• Nice touch with the kite! I loved the movie as a kid and was thrilled when my daughter became obsessed with it, too. One nitpick, though, I’m pretty sure the movie took place in *Edwardian* England, not Victorian.

  • I love it! I was Mary Poppins for Halloween last year and my DIY costume won me $100 at my work costume contest! My prep looked pretty similar to what you’ve assembled here. I even had a little bird. I might just have to get some of those home items, don my homemade hat and just hang out as Mary some more. My favorite line from the soundtrack is “Anything can happen if you let it.”

  • Leigh Ann is right about the edwardian! Mr Banks even sings about it:”It’s grand to be a gentleman in 1910, King Edwards on the throne its the age of men!”

    Factual faux pas aside, I agree it is clearly one of the best creations ever! I’m working on my boyfriend to go to our next dress up party as bert so I can be Mary :)

    At 18 years old it was the first “proper” theatre production I went to see and the first time I’d been to London. WOW. Nothing I’ve seen since has come close to how amazing it was, and the film soundtrack is my number 1 cleaning track….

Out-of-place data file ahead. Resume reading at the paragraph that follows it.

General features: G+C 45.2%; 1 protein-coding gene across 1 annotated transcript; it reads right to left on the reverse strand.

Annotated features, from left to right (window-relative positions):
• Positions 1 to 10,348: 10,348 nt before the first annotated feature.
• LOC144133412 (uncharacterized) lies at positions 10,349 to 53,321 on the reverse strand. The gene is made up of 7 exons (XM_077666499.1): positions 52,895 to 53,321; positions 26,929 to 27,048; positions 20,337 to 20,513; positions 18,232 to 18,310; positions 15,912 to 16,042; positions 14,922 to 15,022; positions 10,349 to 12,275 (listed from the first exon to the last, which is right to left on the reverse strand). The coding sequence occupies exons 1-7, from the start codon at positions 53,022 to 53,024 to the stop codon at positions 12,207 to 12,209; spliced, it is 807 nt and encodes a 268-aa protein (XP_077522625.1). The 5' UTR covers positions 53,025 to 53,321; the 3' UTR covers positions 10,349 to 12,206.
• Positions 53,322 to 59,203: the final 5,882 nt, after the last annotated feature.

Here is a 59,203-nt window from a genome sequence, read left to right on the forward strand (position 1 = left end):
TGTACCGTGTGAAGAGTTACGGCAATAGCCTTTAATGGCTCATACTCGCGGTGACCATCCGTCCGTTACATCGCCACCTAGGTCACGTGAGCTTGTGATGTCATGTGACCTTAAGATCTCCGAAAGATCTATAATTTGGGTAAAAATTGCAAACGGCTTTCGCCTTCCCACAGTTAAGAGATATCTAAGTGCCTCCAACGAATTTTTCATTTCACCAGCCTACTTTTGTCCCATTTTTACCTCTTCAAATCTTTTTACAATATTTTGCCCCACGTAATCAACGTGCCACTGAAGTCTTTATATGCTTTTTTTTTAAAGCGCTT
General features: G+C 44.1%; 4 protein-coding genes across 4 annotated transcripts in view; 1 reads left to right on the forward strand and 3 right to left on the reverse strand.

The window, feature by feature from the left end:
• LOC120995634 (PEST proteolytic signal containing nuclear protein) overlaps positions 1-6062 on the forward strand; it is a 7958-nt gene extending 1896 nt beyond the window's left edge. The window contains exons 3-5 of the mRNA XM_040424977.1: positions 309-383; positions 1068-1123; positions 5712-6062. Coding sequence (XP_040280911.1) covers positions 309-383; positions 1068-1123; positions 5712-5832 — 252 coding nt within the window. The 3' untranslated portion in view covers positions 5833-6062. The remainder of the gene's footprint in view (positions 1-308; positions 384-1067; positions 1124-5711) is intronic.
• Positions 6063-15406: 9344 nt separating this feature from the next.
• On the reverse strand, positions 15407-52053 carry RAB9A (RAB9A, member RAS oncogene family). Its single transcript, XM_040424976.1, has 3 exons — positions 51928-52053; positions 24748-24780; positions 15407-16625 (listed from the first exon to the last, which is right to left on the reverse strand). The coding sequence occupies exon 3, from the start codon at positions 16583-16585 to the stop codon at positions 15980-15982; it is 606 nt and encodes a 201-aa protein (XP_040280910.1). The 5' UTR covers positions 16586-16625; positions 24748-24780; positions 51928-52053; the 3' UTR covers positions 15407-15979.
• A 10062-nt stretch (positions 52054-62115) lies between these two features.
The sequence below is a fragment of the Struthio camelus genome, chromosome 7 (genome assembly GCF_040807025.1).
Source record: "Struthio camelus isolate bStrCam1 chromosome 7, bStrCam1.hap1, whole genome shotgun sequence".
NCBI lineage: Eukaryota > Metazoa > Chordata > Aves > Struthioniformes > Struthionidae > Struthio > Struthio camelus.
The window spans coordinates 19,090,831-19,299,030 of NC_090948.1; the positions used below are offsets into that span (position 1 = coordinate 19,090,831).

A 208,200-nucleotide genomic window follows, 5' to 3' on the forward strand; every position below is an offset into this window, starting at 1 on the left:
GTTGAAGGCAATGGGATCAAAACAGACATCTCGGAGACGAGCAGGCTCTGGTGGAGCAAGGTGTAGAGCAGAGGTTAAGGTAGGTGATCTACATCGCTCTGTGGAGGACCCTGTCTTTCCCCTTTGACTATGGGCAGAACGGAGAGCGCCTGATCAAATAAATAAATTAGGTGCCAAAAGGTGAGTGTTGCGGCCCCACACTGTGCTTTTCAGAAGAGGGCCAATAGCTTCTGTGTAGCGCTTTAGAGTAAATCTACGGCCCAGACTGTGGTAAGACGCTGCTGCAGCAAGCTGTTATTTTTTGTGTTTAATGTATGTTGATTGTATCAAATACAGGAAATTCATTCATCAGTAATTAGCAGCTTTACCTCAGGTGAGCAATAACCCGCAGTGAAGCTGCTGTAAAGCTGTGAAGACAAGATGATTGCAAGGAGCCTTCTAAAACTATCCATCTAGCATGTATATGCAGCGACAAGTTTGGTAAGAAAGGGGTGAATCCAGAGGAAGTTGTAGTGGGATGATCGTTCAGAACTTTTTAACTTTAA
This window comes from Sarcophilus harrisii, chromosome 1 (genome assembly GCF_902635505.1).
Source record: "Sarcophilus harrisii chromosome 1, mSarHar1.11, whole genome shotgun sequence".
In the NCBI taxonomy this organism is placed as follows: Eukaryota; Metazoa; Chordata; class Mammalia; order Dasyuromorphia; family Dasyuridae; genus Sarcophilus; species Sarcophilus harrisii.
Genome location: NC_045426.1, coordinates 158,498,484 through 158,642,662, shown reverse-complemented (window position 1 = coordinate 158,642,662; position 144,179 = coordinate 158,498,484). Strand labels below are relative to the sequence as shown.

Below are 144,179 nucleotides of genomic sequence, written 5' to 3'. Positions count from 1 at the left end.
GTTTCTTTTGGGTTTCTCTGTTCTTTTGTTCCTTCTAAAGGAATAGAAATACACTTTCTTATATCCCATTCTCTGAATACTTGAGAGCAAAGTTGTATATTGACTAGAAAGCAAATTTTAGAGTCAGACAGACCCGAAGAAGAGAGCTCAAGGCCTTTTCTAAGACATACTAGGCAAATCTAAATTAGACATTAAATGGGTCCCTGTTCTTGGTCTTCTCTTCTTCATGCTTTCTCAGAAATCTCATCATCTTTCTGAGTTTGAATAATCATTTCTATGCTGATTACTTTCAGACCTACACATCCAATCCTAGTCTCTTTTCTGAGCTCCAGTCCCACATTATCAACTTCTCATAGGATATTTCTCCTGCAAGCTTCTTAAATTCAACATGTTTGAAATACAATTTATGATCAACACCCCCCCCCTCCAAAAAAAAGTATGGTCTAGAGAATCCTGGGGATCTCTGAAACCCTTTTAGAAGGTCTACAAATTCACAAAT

I’m such a Julie Andrews fan that I even watched the princess diaries just so I could see the first time she sang after her throat operation problems.

    What puts the cherry on the cake for me is that she wears a bowtie and looks awesome in it.

  • As a huge fan of Mary P., I could not skip this Living in – and found Max to be a great storyteller! This is one of the best short essays you’ve written here, Max. I can’t wait for the next one, as they bring an amazing touch of personal memories mixed with design experience mixed with enthusiasm mixed with professionalism!

  • *swoon*
    my mom will never let me forget that I watched this movie literally on loop when I was a toddler. Obsessed with the summery vibe and wishing I had a dress and accent as lovely as Julie’s

  • What a fabulous post Max, this takes me back to a time that I could almost believe Mary Poppins was real. So magical, thoughtful and demanding in a style all her own! I couldn’t count how many times I have watched that movie…at the movies, VHF, DVD & now BlueRay!

  • I LOVE Mary Poppins!! Seriously, it’s been the greatest thing in the world since I was a kid. Playing on the ceiling because I’m laughing too much? That would be awesome (and was a reoccurring dream of mine when I was little). Honestly, I love this film, but while Mary Poppins is spectacular, don’t forget about Bert!

  • This is the first movie I ever went to. My mother said after I finised the popcorn I told her I wanted to go home!

  • So happy to see this. A few months ago we got our first vanity plate for the new car… you can guess the name: it’s practically perfect, 7 letters! So many people smile at us these days! All because of Mary. Love her.